• It derives this capability from its experience, tried and tested procedures and integrated military command structure.
  • NATO decides whether to engage in a crisis management operation on a case-by-case basis and by consensus.
  • NATO’s role in crisis management

    The manner of dealing with a crisis depends on its nature, scale and seriousness. In some cases, crises can be prevented through diplomacy or other measures, while other situations may require more robust measures, including the use of military force. In this regard, NATO has a holistic approach to crisis management, envisaging involvement at all stages of a crisis and considering a broad range of tools to be effective across the crisis management spectrum. This approach is clearly reflected in the Alliance’s 2010 Strategic Concept.

    In effect, NATO has had the capacity to deal with crisis management and, more specifically, collective defence and disaster relief operations for a long time. Only at a later stage, during the 1990s, did it become involved in non-Article 5 operations, that is, those that are mainly conducted in non-NATO member countries to prevent a conflict from spreading and destabilising the region.

    Prepared for Article 5 operations

    Since its creation in 1949, the primary role and the greatest responsibility of the Alliance is to protect and defend Allied territory and populations against attack. Collective defence is at the heart of the Washington Treaty and is enshrined in Article 5. Article 5 provides that if a NATO Ally is the victim of an armed attack, each and every other member of the Alliance will consider this as an armed attack against all members and will take the actions it deems necessary to assist the Ally attacked.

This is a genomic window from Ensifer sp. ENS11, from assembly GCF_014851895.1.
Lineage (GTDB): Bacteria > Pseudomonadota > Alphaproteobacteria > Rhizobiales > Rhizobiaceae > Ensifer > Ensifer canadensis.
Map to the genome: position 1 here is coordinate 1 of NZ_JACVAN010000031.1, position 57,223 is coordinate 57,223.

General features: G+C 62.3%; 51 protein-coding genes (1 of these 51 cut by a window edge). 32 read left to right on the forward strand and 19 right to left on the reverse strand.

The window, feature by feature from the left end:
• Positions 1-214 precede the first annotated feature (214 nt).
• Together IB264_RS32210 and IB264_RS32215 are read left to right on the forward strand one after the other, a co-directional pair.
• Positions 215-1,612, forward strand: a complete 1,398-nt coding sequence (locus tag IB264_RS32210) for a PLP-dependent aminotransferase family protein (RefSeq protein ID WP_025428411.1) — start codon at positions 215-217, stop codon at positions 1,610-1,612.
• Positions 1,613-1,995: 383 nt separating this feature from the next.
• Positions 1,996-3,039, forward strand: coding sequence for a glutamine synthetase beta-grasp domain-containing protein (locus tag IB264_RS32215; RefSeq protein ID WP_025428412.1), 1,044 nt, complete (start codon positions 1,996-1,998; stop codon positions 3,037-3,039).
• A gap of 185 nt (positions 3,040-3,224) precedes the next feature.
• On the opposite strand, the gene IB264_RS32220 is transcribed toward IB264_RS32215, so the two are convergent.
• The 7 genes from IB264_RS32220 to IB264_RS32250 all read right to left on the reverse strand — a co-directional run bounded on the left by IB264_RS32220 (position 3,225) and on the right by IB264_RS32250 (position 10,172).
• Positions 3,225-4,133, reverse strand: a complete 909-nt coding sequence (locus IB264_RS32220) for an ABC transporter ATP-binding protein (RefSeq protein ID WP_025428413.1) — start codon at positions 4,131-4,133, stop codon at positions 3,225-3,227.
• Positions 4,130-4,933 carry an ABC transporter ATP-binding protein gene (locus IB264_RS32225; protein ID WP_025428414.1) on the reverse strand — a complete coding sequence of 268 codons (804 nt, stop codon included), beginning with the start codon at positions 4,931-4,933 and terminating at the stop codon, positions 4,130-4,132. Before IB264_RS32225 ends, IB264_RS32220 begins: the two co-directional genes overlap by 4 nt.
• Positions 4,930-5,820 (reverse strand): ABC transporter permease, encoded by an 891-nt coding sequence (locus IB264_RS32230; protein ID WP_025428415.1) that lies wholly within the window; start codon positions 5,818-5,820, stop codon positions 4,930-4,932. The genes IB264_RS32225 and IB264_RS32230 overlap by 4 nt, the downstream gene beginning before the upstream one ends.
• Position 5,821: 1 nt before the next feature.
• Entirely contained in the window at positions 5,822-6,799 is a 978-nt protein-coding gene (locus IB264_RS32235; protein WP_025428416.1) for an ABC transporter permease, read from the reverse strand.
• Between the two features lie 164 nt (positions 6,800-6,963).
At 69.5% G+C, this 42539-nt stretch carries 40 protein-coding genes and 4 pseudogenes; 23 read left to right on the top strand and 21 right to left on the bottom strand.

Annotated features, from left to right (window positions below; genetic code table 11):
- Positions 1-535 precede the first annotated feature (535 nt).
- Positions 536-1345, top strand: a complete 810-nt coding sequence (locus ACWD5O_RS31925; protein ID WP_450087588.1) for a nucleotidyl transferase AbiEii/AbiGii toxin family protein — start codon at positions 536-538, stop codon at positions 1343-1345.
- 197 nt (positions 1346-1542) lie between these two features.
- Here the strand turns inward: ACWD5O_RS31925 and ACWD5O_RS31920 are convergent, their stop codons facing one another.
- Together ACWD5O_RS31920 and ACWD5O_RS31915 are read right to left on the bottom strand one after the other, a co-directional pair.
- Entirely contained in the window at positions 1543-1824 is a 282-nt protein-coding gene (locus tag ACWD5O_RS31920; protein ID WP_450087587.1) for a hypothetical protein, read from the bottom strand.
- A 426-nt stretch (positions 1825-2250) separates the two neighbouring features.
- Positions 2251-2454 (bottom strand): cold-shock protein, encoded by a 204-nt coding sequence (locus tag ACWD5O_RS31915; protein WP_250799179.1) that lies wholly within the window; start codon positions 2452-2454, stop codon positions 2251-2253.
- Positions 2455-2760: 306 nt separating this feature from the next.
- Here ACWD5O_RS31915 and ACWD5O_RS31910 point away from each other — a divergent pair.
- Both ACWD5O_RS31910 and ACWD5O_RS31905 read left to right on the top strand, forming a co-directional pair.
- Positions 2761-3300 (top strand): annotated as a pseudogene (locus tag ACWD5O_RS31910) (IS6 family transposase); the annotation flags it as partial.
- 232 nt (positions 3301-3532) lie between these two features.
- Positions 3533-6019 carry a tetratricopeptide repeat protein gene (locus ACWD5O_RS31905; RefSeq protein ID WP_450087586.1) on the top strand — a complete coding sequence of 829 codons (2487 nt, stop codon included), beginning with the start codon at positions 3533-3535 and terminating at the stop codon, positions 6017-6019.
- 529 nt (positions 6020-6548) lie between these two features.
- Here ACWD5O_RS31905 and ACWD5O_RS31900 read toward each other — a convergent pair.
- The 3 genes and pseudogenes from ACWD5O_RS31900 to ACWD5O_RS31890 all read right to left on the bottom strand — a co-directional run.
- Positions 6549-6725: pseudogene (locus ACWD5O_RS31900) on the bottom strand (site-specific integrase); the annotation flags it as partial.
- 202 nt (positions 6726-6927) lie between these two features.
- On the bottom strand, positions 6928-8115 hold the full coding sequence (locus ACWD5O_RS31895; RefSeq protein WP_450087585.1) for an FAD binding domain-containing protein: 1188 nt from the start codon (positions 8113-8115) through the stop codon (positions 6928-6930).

NATO did not conduct any operations – Article 5 or other - during the Cold War. The Alliance’s focus during this time was ensuring the effective defence of NATO’s territory through readiness, planning, preparations, and conducting exercises for possible Article 5 contingencies.

    Invocation of Article 5

    Article 5 was invoked for the very first time following the Al-Qaeda terrorist attack on the United States on September 11, 2001. Once it had been proved that the attack had come from abroad, the North Atlantic Council (NAC) considered it to be an act covered by Article 5. Several measures were put into place by NATO to help prevent further attacks, including Operation Active Endeavour in the Mediterranean to help detect, deter and protect against terrorist activity in the area.

    Engaging in non-Article 5 crisis response operations

    As soon as the Soviet Union collapsed and satellite countries regained independence, past tensions resurfaced and conflicts started among ethnic groups.